US 322 and 9 in New Jersey

US 322 and 9 in New Jersey

US 322 in New Jersey

US 322
Get started Bridgeport
End Atlantic City
Length 56 mi
Length 90 km


Mullica Hill


Mays Landing


Atlantic City

According to Directoryaah, US 322 is a US Highway in the US state of New Jersey. The road forms an east-west route in the south of the state, one of three secondary east-west routes from the Philadelphia area to Atlantic City. The road is 90 kilometers long.

Travel directions

US 322 in Pennsylvania enters New Jersey at Bridgeport via a toll bridge over the Delaware, and then crosses US 130 and then Interstate 295, the highway from Wilmington to Camden and Trenton. Barely 5 kilometers further on, you cross the New Jersey Turnpike, the toll road to New York. It then passes south of the Philadelphia suburban area and at Glassboro crosses State Route 55, the Camden to Vineland highway. US 322 then curves southeast and runs south of the Atlantic City Expresswaytowards Atlantic City. You then pass through the Pinelands National Reserve, a vast forest area with few inhabited places. Just before Atlantic City, US 322 ends at US 40, which continues into Atlantic City.


US 322 was created in 1926, although the original route did not run into New Jersey. In 1936 the route was extended to Atlantic City. On February 1, 1974, the Commodore Barry Bridge was opened, a toll bridge spanning the Delaware River to the suburbs of Philadelphia.

US 9 in New Jersey

US 9
Get started North Cape May
End Fort Lee
Length 167 mi
Length 268 km
Cape May

Somers Point


Toms River



Perth Amboy



Jersey City

Fort Lee

New York

According to ehotelat, US 9 is a US Highway in the US state of New Jersey. The road largely forms an underlying north-south route along the east coast of the state. Much of the route parallels the Garden State Parkway through urban areas. The road begins in North Cape May and runs to the George Washington Bridge in Fort Lee. The road is 268 kilometers long.

Travel directions

Southern Jersey

US 9 begins in North Cape May, where it enters the state via ferry service from Lewes, Delaware. The road then crosses a peninsula, parallel to the Garden State Parkway. There are many villages along the route, as the area is densely forested, all developments along US 9 have taken place. The road usually runs within a few hundred yards of the Garden State Parkway. A long bridge crosses the Great Egg Harbor, a lagoon of the Atlantic Ocean. From here, one crosses the Garden State Parkway and walks east of it. It passes through the suburbs of the gambling city of Atlantic City, and also crosses the Atlantic City Expressway, which departs from Philadelphia.coming. The road then temporarily runs outside the urban area, but in the area there are typical residential areas that have been built on countless peninsulas and harbors. The area becomes more and more urbanized to the north, the first distant suburbs of the New York metropolitan area, although that city is still about 120 kilometers to the north. The first larger town is Toms River, where the Garden State Parkway will be crossed for the last time for the time being, as US 9 heads further inland to the north. In Lakewood, one crosses Interstate 195, the east-west highway from Trenton to Neptune City. Shortly afterwards, you cross SR-33, a second east-west route. Then one crosses the SR-18, a regional highway from Long Branch to New Brunswick. In South Amboy you cross the Garden State Parkway again.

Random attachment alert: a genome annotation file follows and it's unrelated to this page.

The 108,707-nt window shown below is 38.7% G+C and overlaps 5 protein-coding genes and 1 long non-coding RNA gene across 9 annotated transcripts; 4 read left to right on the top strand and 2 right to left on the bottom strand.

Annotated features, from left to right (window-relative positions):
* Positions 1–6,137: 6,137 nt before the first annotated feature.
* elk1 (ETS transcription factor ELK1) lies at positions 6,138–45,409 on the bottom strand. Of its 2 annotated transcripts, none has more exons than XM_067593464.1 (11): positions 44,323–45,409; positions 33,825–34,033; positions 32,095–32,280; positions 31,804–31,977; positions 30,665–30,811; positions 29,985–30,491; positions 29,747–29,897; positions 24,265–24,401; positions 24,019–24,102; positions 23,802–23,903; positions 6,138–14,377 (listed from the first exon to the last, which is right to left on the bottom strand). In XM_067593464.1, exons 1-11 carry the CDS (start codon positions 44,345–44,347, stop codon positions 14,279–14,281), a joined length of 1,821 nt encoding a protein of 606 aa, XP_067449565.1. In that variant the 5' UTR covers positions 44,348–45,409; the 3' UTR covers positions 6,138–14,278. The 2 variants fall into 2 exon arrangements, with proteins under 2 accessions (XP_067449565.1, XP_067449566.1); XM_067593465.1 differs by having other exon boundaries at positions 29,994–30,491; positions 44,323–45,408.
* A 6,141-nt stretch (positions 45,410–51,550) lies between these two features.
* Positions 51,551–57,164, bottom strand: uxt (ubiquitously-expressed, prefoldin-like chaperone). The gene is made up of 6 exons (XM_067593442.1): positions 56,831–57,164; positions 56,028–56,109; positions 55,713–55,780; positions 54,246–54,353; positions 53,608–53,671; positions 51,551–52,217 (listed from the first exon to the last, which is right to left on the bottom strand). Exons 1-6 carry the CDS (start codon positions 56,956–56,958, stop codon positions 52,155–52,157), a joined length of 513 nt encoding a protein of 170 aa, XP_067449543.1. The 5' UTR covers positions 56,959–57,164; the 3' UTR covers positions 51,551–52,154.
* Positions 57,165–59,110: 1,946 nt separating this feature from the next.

New York metropolitan area

A 2×3 lane bridge crosses the River Raritan, next to the much wider Driscoll Bridge. In Fords, US 9 then links with Interstate 287 and SR-440 to Staten Island. At Woodbridge, one crosses the New Jersey Turnpike, which is also numbered I-95. After this, US 9 merges with US 1. Both routes run jointly further north as a semi-highway through Linden and Elizabeth. Interstate 278 also begins on the road, which runs through Staten Island to Brooklyn and Queens. After Elizabeth you pass Newark Airport, where the road is a highway. One crosses the SR-81and the road itself is called the Pulaski Skyway. Surrounding the airport is a huge interchange complex with dozens of roads connecting with Interstate 78. The highway runs 4×2 lanes through Newark, after which the road is elevated over the dock area and the New Jersey Turnpike. This connection is toll-free, unlike I-78 further south. In Jersey City, both roads exit onto Tonelle Avenue, heading north. This is also a highway-like route at times. One then crosses SR-3, the highway to Clifton, and SR-495, which leads to the Lincoln Tunnel toward Manhattan. Tonnelle Avenue then leads through North Bergen and Ridgefield, after which US 46. also enters Palisades Parkinserts. The route is then a short 2+3 lane highway to Fort Lee, where US 46 stops, and US 1 and US 9 continue on Interstate 95 over the George Washington Bridge.


US 9 was created in 1926, its southern terminus at the time was Absecon, New Jersey. The route was extended to Cape May in 1932 and further in 1979 via a ferry service to Delaware. In 1932 the Pulaski Skyway opened, after which US 1 and US 9 were routed over it. A part of this is not allowed to be used by truck traffic, so a Truck Route was created in Jersey City for the US1-9. This is one of the few remaining Truck Routes. US 9 was of little importance from the 1950s because the Garden State Parkway and the New Jersey Turnpikewere constructed, running parallel to US 9. The route is therefore mainly single-lane, only in the urban area around Newark and Jersey City the route is a multi-lane city road.

US 9 in New Jersey

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